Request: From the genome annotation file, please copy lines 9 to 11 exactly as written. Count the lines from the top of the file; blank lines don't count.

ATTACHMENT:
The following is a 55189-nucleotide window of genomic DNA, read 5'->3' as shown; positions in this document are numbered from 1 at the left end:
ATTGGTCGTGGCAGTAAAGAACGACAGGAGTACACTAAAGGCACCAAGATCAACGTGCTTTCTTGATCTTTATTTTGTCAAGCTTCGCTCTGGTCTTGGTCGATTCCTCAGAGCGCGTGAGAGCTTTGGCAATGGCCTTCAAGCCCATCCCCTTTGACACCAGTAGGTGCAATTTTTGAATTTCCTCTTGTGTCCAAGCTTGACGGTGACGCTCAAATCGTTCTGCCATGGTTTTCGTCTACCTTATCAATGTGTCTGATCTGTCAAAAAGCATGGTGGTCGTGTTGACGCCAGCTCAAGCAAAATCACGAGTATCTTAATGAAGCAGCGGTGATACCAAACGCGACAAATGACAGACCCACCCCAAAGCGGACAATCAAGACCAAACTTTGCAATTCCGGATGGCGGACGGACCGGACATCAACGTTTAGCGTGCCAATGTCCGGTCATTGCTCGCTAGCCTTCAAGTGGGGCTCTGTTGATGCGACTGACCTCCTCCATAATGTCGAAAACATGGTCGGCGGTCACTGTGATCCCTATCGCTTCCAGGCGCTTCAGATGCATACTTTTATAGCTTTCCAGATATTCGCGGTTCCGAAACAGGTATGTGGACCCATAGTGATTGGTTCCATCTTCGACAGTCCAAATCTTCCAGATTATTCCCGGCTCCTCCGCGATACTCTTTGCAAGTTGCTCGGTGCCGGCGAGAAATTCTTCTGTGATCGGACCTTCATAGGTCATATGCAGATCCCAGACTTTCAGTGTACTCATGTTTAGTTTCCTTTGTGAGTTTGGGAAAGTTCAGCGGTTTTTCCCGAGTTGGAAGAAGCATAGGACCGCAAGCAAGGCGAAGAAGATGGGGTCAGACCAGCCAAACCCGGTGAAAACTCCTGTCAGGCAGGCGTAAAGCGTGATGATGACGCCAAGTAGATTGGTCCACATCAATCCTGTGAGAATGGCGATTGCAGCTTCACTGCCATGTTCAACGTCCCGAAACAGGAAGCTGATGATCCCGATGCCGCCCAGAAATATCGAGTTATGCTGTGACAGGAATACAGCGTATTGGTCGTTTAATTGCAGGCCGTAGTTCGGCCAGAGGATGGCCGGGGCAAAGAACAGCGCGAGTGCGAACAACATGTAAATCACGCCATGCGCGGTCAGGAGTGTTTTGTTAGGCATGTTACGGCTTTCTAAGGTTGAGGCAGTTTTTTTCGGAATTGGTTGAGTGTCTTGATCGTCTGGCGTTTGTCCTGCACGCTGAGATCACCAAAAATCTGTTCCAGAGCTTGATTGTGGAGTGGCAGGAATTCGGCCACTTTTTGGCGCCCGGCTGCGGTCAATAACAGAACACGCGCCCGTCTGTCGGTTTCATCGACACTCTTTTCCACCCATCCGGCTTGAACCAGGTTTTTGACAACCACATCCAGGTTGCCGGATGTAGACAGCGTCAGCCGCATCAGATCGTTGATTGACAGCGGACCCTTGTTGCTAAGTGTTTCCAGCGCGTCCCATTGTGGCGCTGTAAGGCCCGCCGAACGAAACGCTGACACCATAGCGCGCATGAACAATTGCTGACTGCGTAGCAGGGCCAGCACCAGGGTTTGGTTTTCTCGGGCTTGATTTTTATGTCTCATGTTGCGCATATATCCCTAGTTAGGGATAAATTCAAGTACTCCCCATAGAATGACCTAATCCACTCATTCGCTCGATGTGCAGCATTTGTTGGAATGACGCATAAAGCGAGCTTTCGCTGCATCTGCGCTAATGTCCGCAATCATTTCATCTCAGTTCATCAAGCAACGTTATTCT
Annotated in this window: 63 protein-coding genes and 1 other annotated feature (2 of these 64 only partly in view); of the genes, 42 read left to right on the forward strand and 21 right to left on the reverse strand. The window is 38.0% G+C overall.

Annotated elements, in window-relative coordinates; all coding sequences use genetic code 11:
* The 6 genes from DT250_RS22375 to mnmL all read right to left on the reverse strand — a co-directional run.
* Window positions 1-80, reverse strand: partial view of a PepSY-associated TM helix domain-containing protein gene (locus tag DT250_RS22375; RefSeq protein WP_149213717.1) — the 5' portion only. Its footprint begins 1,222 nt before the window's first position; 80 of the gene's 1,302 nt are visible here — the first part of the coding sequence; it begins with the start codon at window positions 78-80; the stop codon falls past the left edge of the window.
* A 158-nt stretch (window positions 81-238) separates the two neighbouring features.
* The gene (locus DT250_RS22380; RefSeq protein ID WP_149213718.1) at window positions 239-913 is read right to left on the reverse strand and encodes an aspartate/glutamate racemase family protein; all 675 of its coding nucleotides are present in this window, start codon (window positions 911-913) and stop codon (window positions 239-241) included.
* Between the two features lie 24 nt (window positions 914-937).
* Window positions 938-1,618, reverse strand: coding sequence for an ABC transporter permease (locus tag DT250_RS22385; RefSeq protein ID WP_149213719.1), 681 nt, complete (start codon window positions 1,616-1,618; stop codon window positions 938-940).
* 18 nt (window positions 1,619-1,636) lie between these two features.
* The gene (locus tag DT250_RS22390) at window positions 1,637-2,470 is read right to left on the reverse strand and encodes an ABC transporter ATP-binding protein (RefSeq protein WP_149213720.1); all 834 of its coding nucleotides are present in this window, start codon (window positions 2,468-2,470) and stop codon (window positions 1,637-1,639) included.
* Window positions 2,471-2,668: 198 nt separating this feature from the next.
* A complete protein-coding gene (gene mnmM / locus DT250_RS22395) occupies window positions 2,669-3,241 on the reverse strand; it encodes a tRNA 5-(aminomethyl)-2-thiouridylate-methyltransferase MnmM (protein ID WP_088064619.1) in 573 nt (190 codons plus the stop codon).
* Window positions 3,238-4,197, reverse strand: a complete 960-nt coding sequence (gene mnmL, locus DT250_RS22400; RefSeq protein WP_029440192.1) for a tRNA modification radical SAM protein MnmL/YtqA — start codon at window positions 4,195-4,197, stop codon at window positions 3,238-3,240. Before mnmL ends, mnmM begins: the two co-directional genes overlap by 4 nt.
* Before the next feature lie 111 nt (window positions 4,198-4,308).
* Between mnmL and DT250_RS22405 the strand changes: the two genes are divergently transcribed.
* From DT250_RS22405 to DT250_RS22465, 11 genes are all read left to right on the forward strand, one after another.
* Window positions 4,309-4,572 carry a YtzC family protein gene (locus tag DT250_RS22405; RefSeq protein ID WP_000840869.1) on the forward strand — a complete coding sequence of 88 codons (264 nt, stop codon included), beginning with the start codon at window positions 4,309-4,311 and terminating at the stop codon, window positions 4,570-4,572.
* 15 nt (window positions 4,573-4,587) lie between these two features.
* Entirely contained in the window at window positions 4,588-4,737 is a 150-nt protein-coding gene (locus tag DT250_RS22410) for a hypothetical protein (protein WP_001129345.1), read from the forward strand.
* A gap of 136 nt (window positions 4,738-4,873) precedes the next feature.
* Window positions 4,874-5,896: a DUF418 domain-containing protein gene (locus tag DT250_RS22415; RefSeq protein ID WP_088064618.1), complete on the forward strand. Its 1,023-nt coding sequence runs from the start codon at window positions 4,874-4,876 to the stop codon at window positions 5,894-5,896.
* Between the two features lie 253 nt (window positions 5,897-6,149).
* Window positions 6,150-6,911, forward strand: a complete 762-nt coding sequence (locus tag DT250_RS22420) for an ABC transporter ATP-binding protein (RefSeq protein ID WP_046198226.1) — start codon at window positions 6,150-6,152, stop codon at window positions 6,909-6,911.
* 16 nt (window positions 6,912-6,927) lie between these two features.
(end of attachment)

* Between the two features lie 24 nt (window positions 914-937).
* Window positions 938-1,618, reverse strand: coding sequence for an ABC transporter permease (locus tag DT250_RS22385; RefSeq protein ID WP_149213719.1), 681 nt, complete (start codon window positions 1,616-1,618; stop codon window positions 938-940).
* 18 nt (window positions 1,619-1,636) lie between these two features.